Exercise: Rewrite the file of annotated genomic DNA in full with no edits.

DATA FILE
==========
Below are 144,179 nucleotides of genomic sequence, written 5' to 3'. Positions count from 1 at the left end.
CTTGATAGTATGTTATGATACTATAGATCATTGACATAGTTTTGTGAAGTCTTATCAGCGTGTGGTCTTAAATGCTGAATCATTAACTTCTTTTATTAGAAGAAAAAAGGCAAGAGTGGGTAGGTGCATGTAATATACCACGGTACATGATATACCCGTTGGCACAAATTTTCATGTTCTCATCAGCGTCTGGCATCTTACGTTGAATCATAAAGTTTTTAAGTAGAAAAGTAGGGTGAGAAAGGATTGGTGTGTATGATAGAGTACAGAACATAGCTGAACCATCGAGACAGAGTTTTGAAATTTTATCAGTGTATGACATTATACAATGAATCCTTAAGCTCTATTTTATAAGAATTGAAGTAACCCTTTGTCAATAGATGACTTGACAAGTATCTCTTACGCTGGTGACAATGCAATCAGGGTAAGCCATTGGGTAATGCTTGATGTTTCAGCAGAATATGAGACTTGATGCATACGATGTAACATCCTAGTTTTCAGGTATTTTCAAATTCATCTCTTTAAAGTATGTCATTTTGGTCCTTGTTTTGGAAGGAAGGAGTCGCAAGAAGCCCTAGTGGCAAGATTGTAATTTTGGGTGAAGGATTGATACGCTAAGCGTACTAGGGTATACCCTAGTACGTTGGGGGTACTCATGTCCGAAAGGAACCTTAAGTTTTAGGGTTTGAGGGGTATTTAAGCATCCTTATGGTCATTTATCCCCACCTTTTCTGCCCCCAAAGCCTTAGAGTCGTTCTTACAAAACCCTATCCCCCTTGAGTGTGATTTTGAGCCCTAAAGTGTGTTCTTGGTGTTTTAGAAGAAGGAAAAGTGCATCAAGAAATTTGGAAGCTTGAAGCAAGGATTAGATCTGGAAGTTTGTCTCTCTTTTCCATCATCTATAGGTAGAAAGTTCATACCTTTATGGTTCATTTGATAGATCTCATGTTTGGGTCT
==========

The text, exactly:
Below are 144,179 nucleotides of genomic sequence, written 5' to 3'. Positions count from 1 at the left end.
CTTGATAGTATGTTATGATACTATAGATCATTGACATAGTTTTGTGAAGTCTTATCAGCGTGTGGTCTTAAATGCTGAATCATTAACTTCTTTTATTAGAAGAAAAAAGGCAAGAGTGGGTAGGTGCATGTAATATACCACGGTACATGATATACCCGTTGGCACAAATTTTCATGTTCTCATCAGCGTCTGGCATCTTACGTTGAATCATAAAGTTTTTAAGTAGAAAAGTAGGGTGAGAAAGGATTGGTGTGTATGATAGAGTACAGAACATAGCTGAACCATCGAGACAGAGTTTTGAAATTTTATCAGTGTATGACATTATACAATGAATCCTTAAGCTCTATTTTATAAGAATTGAAGTAACCCTTTGTCAATAGATGACTTGACAAGTATCTCTTACGCTGGTGACAATGCAATCAGGGTAAGCCATTGGGTAATGCTTGATGTTTCAGCAGAATATGAGACTTGATGCATACGATGTAACATCCTAGTTTTCAGGTATTTTCAAATTCATCTCTTTAAAGTATGTCATTTTGGTCCTTGTTTTGGAAGGAAGGAGTCGCAAGAAGCCCTAGTGGCAAGATTGTAATTTTGGGTGAAGGATTGATACGCTAAGCGTACTAGGGTATACCCTAGTACGTTGGGGGTACTCATGTCCGAAAGGAACCTTAAGTTTTAGGGTTTGAGGGGTATTTAAGCATCCTTATGGTCATTTATCCCCACCTTTTCTGCCCCCAAAGCCTTAGAGTCGTTCTTACAAAACCCTATCCCCCTTGAGTGTGATTTTGAGCCCTAAAGTGTGTTCTTGGTGTTTTAGAAGAAGGAAAAGTGCATCAAGAAATTTGGAAGCTTGAAGCAAGGATTAGATCTGGAAGTTTGTCTCTCTTTTCCATCATCTATAGGTAGAAAGTTCATACCTTTATGGTTCATTTGATAGATCTCATGTTTGGGTCT